Theda Bara: The Mother of
All Sex Symbols

by Anthony Puccinelli

The mother of all sex symbols in the age of celebrity is Theda Bara. Eve Golden's entertaining book, Vamp, is the first full-length biography ever written on cinema's first sex symbol. What makes the book surprising is that its subject is practically a phantom: the first twenty-nine years of her life take up all of nine pages, as does her twenty-nine year post-film career. Though she was born Theodosia Goodman in 1885, in a sense she exploded into existence when she chose the screen name Theda Bara (an anagram for "Arab Death"), and became a star in 1915. Theda contributed to her own legend by pretending to be someone other than a shy, Jewish girl from Ohio, and now that shy, Jewish girl cannot be reclaimed, even by her biographer. What's left is the star.

In only one of Bara's four surviving films does she play the vamp role for which she was acclaimed. Released in 1915, "A Fool There Was" was an instant sensation, and exploited the Victorian idea that sexual activity drains one's life force. As the seminal vampire, Theda slouches past one haggard wreck of a man after another. Since she is never shown sucking their blood, the implication is clear: all are plainly victims of her omnivorous sexual appetite. In the film's most famous scene, a jealous, abandoned lover draws a pistol to shoot the vampire. Imperious and unafraid, Theda commands: "Kiss me, my fool!" Unable to shoot her and unable to live without her, he blows his brains out. In the film's climax, the wife of a diplomat brings her daughter to see her father. He hugs his child passionately, but then Theda appears at the top of the stairs, one ghostly white arm dangling over the banister like the snake of temptation in the garden of Eden. Helpless, the diplomat embraces his humiliation as his humiliated wife and daughter leave the den of iniquity.

Plainly, the wife and child are stand-ins for the social order. They are the face of social responsibility, and function as witnesses to how far the diplomat will go in his quest for sensual satiation. Therefore, their rejection is a rejection of the social order, and their humiliation is not only suggestive of Theda's thrilling appeal, but part of her appeal. As Golden writes, one of Theda's costumes for "A Fool There Was" was a one-piece bathing suit at a time when "women were still being arrested for indecent exposure in many towns for wearing these garments." The scene featuring the suit was censored, as was the scene in a later film where Salome kisses the decapitated head of John the Baptist. In defense of her vamp roles, Theda said, "Believe me, for every woman vampire, there are ten men of the same type."

Theda is heavier than the sex symbols of today, and her acting may appear florid and overblown to modern eyes. Inevitably, standards of beauty and styles of acting change over time. Perhaps a hundred years from now, Jennifer Lopez's name will also have faded slowly and inexorably from humanity's memory. Or perhaps, like Theda, she will be caricatured on a United States first class stamp and immortalized in collector's albums forever.

In the introduction to Vamp, film historian Robert Brichard writes longingly: "Oh, how I wish I could see Theda Bara in Cleopatra! As Eve Golden recreates the opening scene in words, the intense black-rimmed eyes of Theda Bara rivet me to my theatre chair, and again work their magic." This man's desire is truly refined torture, since all that remains from the lost film Cleopatra are a few stills showing Theda in her "snake-bra: a halter-top consisting of two intertwined snakes with rather impolite rubies serving for eyes." As Golden notes, the costumes worn by Theda in Cleopatra bear a startling similarity to those adorning Madonna in her racier videos, but obviously Madonna would never be able to provide Brichard the satisfaction Theda could, because a component of his desire is its unattainability. Decadence has been defined as a beautiful thing that's dying. In this sense, worshippers of silent film are the truest decadents of all, since more than 80% of American films made during the first twenty-five years of cinema are lost forever. At this moment a nitrate print of Cleopatra may be languishing in a collector's attic or a film vault, slowly crumbling to dust.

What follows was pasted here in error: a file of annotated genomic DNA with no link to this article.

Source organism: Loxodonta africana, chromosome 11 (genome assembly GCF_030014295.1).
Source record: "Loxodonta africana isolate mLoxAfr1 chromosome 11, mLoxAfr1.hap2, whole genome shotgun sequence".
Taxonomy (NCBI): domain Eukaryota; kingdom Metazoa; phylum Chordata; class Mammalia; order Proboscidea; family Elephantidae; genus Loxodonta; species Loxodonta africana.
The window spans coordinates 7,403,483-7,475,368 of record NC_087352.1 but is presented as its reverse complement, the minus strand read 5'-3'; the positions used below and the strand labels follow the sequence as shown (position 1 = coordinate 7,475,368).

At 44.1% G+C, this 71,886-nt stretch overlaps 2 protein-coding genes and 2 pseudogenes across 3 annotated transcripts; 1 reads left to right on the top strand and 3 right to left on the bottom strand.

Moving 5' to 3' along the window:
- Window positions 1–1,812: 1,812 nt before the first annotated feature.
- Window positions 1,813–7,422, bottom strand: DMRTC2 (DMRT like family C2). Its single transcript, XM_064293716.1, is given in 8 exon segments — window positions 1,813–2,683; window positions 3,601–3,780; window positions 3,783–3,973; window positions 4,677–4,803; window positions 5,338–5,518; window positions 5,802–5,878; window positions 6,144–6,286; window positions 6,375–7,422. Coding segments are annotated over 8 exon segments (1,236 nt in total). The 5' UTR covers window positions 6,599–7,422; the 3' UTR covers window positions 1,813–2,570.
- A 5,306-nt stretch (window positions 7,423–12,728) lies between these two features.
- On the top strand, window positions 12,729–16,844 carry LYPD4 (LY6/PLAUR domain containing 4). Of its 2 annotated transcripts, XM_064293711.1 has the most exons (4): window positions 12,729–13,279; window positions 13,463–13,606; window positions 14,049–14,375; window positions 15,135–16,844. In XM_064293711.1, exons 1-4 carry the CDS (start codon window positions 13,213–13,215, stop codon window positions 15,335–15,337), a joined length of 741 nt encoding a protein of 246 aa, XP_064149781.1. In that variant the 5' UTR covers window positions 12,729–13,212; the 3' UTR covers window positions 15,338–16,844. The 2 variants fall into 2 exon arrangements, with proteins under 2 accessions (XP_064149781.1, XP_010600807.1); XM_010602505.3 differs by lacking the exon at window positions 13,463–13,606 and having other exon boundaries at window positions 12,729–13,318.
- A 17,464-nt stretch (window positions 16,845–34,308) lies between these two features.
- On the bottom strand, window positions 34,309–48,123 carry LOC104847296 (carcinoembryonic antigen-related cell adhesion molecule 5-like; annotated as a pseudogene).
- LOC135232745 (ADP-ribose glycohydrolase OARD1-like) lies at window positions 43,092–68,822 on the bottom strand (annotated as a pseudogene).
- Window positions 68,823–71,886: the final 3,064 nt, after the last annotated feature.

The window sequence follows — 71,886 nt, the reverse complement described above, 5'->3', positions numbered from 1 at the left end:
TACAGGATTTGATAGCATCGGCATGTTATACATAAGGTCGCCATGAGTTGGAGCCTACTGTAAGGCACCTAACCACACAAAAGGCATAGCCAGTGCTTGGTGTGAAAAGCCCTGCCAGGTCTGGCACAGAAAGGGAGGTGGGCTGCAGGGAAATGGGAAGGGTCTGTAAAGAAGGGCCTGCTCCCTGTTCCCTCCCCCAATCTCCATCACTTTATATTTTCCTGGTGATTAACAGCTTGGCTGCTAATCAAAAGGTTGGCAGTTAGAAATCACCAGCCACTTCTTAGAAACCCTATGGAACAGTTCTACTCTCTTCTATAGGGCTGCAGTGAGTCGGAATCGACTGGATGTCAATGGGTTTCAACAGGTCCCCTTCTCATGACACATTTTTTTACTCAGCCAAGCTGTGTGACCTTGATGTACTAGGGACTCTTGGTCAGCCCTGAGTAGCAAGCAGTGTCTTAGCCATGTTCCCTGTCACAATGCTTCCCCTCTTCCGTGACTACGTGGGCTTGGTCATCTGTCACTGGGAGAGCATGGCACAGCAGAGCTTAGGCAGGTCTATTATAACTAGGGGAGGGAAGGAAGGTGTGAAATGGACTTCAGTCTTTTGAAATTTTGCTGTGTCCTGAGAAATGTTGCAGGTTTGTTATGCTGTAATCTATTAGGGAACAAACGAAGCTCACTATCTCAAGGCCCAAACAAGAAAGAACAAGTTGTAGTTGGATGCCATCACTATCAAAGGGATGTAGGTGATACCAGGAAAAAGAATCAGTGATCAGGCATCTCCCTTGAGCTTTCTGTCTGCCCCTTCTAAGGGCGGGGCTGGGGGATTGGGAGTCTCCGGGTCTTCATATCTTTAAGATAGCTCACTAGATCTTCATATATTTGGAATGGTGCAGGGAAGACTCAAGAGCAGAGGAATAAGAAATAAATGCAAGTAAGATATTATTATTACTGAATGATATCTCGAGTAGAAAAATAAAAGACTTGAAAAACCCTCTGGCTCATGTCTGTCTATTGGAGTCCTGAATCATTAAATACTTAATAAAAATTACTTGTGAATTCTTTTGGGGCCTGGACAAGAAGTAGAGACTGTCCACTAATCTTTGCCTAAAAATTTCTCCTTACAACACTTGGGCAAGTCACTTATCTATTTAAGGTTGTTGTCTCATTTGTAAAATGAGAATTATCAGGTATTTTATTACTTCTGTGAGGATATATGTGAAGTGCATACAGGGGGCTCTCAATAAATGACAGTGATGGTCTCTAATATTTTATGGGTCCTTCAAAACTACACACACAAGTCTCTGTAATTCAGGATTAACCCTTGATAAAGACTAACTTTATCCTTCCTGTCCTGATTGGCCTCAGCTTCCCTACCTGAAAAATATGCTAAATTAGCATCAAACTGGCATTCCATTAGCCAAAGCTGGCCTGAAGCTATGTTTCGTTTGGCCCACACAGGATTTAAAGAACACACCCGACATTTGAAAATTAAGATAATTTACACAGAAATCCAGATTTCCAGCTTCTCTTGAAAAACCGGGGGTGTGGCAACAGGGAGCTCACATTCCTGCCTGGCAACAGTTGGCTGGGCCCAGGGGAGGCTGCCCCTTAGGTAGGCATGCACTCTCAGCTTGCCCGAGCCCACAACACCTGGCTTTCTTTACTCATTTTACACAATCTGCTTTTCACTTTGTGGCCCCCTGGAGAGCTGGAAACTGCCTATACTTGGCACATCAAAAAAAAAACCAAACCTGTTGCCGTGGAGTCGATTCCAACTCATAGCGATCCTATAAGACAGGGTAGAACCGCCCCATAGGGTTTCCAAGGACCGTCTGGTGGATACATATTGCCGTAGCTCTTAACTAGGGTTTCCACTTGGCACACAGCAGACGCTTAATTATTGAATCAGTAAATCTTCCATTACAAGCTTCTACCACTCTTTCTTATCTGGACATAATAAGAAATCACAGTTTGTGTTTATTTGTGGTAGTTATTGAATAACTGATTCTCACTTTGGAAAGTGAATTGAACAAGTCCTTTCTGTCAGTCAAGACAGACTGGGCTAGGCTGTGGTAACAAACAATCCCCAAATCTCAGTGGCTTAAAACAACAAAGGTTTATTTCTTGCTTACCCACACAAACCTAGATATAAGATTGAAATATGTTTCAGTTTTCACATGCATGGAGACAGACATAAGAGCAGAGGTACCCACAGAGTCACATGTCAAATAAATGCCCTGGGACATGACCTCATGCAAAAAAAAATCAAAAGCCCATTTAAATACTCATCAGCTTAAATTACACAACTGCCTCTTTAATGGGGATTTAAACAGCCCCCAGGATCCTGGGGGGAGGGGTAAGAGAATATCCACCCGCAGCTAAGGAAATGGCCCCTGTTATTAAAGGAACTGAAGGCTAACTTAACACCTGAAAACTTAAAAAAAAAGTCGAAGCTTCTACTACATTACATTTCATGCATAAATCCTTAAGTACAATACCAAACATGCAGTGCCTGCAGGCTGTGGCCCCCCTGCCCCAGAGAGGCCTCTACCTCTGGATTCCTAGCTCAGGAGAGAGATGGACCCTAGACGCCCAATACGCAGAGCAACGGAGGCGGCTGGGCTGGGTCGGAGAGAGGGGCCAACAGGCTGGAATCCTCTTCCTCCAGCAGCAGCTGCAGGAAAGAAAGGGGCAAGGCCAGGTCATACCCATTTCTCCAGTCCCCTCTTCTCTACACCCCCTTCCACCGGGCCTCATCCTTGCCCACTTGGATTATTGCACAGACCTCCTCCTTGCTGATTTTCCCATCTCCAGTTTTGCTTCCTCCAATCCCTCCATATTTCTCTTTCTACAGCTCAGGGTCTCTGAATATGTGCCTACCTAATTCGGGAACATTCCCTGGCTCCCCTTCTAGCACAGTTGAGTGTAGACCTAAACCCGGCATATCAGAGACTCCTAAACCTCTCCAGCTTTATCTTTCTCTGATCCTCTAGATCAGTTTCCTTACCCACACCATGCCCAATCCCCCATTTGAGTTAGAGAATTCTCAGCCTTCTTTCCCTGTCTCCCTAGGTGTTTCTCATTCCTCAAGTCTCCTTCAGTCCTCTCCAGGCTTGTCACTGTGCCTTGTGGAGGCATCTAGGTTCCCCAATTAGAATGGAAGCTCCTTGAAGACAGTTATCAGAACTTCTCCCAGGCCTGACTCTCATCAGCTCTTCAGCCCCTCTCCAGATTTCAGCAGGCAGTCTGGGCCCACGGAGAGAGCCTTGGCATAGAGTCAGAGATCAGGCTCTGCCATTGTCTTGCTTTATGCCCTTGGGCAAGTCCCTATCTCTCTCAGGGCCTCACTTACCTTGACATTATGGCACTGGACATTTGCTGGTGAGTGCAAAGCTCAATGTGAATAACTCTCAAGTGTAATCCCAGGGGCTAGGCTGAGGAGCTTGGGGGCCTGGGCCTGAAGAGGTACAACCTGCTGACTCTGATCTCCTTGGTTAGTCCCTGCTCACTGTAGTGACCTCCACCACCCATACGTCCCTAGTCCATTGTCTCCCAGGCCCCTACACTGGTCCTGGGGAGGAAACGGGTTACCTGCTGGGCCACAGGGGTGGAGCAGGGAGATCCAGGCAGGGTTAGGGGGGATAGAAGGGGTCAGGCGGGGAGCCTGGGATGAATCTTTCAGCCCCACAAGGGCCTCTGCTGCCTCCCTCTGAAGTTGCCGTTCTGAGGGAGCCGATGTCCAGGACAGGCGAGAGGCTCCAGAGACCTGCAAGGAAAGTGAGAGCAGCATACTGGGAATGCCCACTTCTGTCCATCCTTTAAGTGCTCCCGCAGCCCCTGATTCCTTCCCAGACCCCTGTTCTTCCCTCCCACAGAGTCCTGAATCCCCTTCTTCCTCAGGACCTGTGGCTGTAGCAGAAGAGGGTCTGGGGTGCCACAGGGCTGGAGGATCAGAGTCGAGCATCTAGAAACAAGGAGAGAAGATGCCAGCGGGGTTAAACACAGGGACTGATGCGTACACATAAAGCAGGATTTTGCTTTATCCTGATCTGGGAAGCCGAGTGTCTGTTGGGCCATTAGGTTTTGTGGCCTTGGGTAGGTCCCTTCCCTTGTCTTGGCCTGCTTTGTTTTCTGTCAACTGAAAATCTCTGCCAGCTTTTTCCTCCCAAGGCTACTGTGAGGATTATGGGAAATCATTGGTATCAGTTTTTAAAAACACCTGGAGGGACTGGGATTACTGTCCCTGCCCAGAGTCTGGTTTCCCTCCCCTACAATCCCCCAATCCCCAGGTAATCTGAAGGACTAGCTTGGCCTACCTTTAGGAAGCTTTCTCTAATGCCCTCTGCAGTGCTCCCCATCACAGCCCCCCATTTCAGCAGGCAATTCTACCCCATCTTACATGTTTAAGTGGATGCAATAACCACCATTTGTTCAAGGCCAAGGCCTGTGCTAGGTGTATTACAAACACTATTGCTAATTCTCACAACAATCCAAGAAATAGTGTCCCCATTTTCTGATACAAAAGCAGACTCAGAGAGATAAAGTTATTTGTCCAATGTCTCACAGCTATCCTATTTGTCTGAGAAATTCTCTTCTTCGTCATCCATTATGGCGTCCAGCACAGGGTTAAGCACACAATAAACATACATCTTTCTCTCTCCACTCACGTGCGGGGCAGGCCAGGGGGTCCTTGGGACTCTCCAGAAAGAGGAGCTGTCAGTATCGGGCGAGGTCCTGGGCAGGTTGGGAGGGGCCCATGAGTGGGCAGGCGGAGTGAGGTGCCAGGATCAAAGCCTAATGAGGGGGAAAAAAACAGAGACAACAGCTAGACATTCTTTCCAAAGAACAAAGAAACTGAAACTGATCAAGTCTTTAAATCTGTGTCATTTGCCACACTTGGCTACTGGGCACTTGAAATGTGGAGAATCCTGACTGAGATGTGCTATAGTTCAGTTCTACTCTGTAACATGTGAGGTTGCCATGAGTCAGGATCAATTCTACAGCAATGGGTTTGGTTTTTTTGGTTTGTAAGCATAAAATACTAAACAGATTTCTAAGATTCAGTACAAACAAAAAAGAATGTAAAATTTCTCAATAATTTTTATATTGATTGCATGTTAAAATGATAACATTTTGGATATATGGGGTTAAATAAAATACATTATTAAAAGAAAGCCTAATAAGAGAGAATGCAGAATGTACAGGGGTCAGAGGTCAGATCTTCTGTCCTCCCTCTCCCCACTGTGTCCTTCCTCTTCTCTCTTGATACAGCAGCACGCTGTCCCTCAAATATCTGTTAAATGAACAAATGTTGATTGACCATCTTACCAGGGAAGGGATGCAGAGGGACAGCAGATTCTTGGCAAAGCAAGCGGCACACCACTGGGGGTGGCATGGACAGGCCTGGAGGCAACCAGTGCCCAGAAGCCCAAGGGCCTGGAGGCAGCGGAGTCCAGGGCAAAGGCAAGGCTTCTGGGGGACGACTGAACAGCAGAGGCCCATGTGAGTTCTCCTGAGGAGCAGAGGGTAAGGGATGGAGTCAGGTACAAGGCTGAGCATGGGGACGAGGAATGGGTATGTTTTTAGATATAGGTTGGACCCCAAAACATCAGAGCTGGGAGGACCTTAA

Watching A Fool There Was in this context is a multifaceted experience: historical and heartbreaking, sensual and silly, pathetic and profound. One responds to Theda's impact as sexual being supreme with a simultaneous awareness of her death, made vivid by the encroachment of time in the flickering print. Part of the appeal of old records is the hiss of the years, the sound of elapsed time in the grooves. Similarly, watching Theda, one draws closer to the screen to try to see her more clearly, but the image becomes diffuse, like a Seurat painting up close. She is ever evasive, eluding us as surely as she does her biographer. And therein lies the poignance, for in trying to embrace her -- in trying to preserve her image, awaken her memory, and reanimate her appeal -- we reject the void that awaits us all. Vamp is a celebration of Theda Bara, and therefore a monument to both the ephemeral and the eternal: the mortality of man and woman and the immortality of desire.

©2001 by Anthony Puccinelli

An independent filmmaker in love with all genres, Anthony Puccinelli hopes to make every imaginable type of movie. His current motto: "Follow your desire as long as you live; do not lessen the time of following desire, for the wasting of time is an abomination to the spirit." Ptahhotpe, Egypt, 24th century B.C.

Theda Bara image courtesy of

  Home Contributors Past Issues Favorites   Links  Guidelines About Us

Subscribe to the Slow Trains newsletter